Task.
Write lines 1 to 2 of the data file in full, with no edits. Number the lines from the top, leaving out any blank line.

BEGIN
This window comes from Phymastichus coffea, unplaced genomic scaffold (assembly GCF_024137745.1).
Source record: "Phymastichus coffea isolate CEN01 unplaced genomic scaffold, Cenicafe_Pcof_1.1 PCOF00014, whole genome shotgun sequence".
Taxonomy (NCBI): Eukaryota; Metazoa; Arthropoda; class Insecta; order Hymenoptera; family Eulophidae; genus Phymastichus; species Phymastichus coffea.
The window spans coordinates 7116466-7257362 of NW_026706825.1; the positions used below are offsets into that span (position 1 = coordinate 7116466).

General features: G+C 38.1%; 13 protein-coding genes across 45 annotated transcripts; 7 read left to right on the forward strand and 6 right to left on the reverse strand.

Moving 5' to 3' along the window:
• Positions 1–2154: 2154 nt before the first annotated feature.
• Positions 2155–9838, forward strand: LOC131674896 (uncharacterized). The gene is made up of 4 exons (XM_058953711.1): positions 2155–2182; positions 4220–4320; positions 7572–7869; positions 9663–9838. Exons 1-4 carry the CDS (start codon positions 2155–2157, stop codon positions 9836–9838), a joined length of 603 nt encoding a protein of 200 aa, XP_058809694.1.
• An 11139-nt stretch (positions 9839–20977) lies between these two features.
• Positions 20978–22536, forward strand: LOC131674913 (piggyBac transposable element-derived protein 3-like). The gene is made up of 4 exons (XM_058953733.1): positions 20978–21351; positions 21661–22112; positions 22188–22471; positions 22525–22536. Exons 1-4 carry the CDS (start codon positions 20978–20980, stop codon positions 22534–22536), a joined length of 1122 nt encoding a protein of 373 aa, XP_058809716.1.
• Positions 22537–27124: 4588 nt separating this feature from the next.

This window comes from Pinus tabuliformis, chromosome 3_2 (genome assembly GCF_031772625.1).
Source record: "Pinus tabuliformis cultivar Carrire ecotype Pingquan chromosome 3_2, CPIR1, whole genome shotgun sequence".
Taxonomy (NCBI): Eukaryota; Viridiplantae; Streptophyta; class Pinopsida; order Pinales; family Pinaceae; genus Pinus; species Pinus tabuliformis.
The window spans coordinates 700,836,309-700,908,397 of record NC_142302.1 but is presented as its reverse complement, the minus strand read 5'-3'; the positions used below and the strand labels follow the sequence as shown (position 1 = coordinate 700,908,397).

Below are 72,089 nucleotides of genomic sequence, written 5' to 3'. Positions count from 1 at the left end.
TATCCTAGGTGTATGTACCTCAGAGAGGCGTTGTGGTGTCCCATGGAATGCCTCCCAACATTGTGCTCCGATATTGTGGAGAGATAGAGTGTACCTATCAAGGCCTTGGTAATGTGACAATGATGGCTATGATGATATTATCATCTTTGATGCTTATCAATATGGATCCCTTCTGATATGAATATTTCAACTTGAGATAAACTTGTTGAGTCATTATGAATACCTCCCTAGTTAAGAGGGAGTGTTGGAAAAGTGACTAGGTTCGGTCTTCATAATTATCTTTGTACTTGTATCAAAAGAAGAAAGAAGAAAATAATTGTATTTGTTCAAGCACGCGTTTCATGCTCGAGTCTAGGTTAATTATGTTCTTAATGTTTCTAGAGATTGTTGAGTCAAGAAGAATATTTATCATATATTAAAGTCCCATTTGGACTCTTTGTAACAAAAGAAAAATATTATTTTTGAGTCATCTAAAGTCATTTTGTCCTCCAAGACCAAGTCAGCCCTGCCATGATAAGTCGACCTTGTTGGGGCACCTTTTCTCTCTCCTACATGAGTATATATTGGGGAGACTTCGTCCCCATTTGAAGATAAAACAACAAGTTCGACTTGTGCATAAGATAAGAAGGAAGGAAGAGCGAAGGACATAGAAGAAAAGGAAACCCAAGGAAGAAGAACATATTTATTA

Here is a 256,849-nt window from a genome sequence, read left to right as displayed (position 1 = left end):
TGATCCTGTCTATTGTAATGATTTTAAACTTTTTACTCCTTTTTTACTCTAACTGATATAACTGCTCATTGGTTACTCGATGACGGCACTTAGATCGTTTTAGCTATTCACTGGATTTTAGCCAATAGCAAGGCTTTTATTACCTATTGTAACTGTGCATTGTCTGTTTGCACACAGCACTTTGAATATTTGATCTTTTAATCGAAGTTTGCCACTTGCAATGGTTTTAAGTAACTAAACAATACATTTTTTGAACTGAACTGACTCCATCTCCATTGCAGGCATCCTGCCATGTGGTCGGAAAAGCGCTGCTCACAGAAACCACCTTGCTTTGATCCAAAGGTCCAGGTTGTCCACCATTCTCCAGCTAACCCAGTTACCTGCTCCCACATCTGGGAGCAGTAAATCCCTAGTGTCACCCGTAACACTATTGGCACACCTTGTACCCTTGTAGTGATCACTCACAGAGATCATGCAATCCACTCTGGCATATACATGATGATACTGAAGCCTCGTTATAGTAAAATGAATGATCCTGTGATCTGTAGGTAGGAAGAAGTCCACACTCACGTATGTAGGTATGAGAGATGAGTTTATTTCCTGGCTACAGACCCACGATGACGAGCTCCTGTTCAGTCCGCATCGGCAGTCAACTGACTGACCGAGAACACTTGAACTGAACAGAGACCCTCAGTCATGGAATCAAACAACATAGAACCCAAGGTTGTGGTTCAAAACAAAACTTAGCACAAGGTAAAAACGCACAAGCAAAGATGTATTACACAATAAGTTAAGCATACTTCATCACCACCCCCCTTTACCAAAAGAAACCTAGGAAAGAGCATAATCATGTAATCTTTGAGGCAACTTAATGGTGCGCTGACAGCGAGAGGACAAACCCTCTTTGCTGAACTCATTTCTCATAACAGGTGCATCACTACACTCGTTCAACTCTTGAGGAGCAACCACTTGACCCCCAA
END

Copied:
This window comes from Phymastichus coffea, unplaced genomic scaffold (assembly GCF_024137745.1).
Source record: "Phymastichus coffea isolate CEN01 unplaced genomic scaffold, Cenicafe_Pcof_1.1 PCOF00014, whole genome shotgun sequence".